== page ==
You must have traveled all night,” she heard herself say. “I had to come back early.” She felt his lips brush her tumbled hair. “I left some things unfinished. But I had a feeling you might need me. Tell me what’s happened, sweetheart.” Amelia opened her mouth to answer, but to her mortification, the only sound she could make was a sort of miserable croak. Her self-control shattered. She shook her head and choked on more sobs, and the more she tried to stop them, the worse they became. Cam gripped her firmly, deeply, into his embrace. The appalling storm of tears didn’t seem to bother him at all. He took one of Amelia’s hands and flattened it against his heart, until she could feel the strong, steady beat. In a world that was disintegrating around her, he was solid and real. “It’s all right,” she heard him murmur. “I’m here.” Alarmed by her own lack of self-discipline, Amelia made a wobbly attempt to stand on her own, but he only hugged her more closely. “No, don’t pull away. I’ve got you.” He cuddled her shaking form against his chest. Noticing Poppy’s awkward retreat, Cam sent her a reassuring smile. “Don’t worry, little sister.” “Amelia hardly ever cries,” Poppy said. “She’s fine.” Cam ran his hand along Amelia’s spine in soothing strokes. “She just needs…” As he paused, Poppy said, “A shoulder to lean on.” “Yes.” He drew Amelia to the stairs, and gestured for Poppy to sit beside them. Cradling Amelia on his lap, Cam found a handkerchief in his pocket and wiped her eyes and nose. When it became apparent that no sense could be made from her jumbled words, he hushed her gently and held her against his large, warm body while she sobbed and hid her face. Overwhelmed with relief, she let him rock her as if she were a child. As Amelia hiccupped and quieted in his arms, Cam asked a few questions of Poppy, who told him about Merripen’s condition and Leo’s disappearance, and even about the missing silverware. Finally getting control of herself, Amelia cleared her aching throat. She lifted her head from Cam’s shoulder and blinked. “Better?” he asked, holding the handkerchief up to her nose. Amelia nodded and blew obediently. “I’m sorry,” she said in a muffled voice. “I shouldn’t have turned into a watering pot. I’m finished now.” Cam seemed to look right inside her. His voice was very soft. “You don’t have to be sorry. You don’t have to be finished, either.” She realized that no matter what she did or said, no matter how long she wanted to cry, he would accept it. And he would comfort her.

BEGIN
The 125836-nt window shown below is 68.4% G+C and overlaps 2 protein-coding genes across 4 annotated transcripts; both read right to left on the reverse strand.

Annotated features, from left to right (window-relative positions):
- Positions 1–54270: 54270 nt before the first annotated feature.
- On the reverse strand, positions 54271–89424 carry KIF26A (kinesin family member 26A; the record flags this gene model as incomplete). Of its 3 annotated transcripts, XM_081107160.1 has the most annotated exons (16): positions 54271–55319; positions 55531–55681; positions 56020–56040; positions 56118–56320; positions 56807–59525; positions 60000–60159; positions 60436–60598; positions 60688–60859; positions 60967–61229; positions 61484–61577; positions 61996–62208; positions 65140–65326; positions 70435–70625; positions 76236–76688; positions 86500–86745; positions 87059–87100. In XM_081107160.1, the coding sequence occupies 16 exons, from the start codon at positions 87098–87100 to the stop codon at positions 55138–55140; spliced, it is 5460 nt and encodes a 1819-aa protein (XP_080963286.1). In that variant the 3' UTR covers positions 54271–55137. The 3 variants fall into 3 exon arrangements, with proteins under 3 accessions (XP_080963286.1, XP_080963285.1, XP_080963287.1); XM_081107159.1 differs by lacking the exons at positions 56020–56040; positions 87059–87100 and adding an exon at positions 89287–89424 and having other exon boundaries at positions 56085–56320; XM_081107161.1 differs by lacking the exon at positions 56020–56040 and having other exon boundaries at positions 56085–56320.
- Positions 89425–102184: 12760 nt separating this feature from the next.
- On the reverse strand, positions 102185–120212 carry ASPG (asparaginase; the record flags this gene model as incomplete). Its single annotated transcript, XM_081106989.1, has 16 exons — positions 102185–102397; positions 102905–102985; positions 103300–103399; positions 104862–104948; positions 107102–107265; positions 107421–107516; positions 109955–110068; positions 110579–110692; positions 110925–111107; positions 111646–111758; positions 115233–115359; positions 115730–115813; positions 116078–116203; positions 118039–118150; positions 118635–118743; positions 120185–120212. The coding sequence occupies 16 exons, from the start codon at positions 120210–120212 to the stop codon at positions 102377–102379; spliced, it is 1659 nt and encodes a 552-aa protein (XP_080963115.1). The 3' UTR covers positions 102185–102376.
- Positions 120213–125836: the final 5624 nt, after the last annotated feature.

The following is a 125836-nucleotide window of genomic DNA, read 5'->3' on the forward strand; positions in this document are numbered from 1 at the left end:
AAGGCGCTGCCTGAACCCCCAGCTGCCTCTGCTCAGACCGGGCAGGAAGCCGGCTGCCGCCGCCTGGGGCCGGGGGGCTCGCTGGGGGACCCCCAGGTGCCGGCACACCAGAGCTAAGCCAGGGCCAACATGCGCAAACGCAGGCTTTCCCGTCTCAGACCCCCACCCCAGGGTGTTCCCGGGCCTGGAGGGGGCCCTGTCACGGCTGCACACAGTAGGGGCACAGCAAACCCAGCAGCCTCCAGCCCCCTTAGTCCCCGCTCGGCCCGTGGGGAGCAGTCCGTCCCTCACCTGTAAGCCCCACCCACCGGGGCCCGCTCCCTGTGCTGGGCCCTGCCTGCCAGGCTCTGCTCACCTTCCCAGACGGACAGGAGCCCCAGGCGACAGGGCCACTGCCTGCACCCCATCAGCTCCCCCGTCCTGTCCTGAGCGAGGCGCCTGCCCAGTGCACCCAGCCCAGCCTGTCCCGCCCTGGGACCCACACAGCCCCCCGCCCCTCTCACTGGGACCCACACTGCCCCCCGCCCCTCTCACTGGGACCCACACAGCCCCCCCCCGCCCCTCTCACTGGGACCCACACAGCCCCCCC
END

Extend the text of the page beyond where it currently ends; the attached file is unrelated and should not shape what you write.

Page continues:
Well, let's argue this out, Mr Blank. You, who represent Society, have the right to pay me four hundred francs a month. That's my market value, for I am an inefficient member of Society, slow in the uptake, uncertain, slightly damaged in the fray, there's no denying it. So you have the right to pay me four hundred francs a month, to lodge me in a small, dark room, to clothe me shabbily, to harass me with worry and monotony and unsatisfied longings till you get me to the point when I blush at a look, cry at a word. We can't all be happy, we can't all be rich, we can't all be lucky - and it would be so much less fun if we were. Isn't it so, Mr Blank? There must be the dark background to show up the bright colours. Some must cry so that the others may be able to laugh the more heartily.
-- They must go on, said Msimangu gravely. You cannot stop the world from going on. My friend, I am a Christian. It is not in my heart to hate a white man. It was a white man who brought my father out of darkness. But you will pardon me if I talk frankly to you. The tragedy is not that things are broken. The tragedy is that they are not mended again. The white man has broken the tribe. And it is my belief -- and again I ask your pardon -- that it cannot be mended again. But the house that is broken, and the man that falls apart when the house is broken, these are the tragic things. That is why children break the law, and old white people are robbed and beaten. He passed his hand across his brown.-- It suited the white man to break the tribe, he continued gravely. But it has not suited him to build something in the place of what is broken. I have pondered this for many hours, and I must speak it, for it is the truth for me. They are not all so. There are some white men who give their lives to build up what is broken. --But they are not enough, he said. They are afraid, this is the truth. It is fear that rules this land.